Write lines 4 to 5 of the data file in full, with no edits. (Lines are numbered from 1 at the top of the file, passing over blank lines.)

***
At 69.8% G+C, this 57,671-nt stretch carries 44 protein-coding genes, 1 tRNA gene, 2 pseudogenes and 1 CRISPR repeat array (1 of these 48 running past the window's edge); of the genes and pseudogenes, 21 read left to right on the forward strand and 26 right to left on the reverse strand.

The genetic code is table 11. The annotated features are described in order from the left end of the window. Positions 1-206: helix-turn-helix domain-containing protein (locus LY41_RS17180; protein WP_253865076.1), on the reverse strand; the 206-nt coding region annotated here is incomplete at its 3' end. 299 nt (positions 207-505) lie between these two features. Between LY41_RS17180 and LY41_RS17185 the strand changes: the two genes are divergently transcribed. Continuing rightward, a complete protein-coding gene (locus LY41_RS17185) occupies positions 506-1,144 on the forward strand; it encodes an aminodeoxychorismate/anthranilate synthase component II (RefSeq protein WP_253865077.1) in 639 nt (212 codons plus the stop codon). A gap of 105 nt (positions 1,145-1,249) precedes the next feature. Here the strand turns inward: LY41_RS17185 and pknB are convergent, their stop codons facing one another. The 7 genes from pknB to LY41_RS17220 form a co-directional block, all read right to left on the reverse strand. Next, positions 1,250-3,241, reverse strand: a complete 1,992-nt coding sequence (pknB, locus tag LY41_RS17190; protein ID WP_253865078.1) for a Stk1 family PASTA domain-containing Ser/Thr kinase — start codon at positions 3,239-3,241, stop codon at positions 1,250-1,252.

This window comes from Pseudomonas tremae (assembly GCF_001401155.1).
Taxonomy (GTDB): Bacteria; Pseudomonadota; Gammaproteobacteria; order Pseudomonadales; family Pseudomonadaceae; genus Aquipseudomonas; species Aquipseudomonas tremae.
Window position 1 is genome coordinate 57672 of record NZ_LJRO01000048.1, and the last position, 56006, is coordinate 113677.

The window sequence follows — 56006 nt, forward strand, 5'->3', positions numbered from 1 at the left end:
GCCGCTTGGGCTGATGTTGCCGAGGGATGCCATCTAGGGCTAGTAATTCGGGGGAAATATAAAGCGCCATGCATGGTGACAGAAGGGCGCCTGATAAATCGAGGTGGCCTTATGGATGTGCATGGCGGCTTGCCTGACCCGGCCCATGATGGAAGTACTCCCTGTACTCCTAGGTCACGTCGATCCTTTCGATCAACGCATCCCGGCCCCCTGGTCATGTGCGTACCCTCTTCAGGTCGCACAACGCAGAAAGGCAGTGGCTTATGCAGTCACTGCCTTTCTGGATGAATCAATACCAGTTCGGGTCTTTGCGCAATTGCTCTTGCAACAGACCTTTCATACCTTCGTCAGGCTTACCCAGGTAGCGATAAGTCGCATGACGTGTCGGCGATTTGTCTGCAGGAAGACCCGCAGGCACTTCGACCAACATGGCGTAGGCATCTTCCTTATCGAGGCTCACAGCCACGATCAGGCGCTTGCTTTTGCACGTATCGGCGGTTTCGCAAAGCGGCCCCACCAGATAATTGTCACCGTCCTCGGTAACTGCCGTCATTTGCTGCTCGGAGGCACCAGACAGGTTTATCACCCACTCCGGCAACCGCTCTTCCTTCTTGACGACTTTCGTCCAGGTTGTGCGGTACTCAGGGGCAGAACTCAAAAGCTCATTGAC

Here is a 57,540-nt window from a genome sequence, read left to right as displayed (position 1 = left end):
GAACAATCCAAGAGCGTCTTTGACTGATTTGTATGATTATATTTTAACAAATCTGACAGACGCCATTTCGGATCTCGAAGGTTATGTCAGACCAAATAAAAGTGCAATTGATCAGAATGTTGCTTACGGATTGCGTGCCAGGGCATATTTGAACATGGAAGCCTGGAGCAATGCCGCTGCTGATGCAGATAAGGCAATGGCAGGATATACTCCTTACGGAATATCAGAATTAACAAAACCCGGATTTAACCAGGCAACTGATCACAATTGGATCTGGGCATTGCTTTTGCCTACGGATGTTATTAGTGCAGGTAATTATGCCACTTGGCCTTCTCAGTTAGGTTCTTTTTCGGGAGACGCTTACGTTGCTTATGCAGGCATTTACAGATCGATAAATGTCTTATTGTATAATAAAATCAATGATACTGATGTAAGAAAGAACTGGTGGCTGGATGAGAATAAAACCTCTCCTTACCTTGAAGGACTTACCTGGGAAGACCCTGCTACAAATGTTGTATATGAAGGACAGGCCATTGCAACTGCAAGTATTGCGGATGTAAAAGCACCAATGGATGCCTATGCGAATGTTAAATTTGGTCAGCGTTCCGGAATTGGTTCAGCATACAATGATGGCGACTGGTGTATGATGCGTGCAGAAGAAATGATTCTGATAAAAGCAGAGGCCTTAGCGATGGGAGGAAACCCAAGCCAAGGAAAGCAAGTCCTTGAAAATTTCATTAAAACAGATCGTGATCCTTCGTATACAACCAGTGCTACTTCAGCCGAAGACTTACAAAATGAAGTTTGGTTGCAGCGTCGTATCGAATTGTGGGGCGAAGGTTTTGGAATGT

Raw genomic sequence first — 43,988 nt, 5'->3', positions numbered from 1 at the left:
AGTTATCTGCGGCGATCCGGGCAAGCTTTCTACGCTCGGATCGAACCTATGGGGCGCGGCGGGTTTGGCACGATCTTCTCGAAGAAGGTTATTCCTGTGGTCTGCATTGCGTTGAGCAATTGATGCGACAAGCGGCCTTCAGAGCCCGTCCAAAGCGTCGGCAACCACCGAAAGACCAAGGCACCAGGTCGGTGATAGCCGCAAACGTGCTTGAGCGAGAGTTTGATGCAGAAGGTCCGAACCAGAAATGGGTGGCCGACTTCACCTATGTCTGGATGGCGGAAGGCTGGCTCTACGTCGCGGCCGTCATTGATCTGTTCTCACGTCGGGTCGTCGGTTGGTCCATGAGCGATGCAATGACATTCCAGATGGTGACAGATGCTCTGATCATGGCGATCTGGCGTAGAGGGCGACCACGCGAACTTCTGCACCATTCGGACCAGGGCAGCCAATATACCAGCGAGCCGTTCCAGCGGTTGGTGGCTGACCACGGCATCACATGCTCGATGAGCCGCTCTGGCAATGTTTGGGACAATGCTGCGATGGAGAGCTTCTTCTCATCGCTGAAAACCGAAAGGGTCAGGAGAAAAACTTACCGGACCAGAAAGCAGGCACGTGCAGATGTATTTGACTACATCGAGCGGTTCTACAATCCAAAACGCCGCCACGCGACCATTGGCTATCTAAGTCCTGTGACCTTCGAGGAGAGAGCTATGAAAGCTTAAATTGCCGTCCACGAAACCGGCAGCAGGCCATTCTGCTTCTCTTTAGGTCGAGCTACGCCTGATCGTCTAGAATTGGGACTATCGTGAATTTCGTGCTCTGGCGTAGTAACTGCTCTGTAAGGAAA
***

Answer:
Taxonomy (GTDB): Bacteria; Pseudomonadota; Gammaproteobacteria; order Pseudomonadales; family Pseudomonadaceae; genus Aquipseudomonas; species Aquipseudomonas tremae.
Window position 1 is genome coordinate 57672 of record NZ_LJRO01000048.1, and the last position, 56006, is coordinate 113677.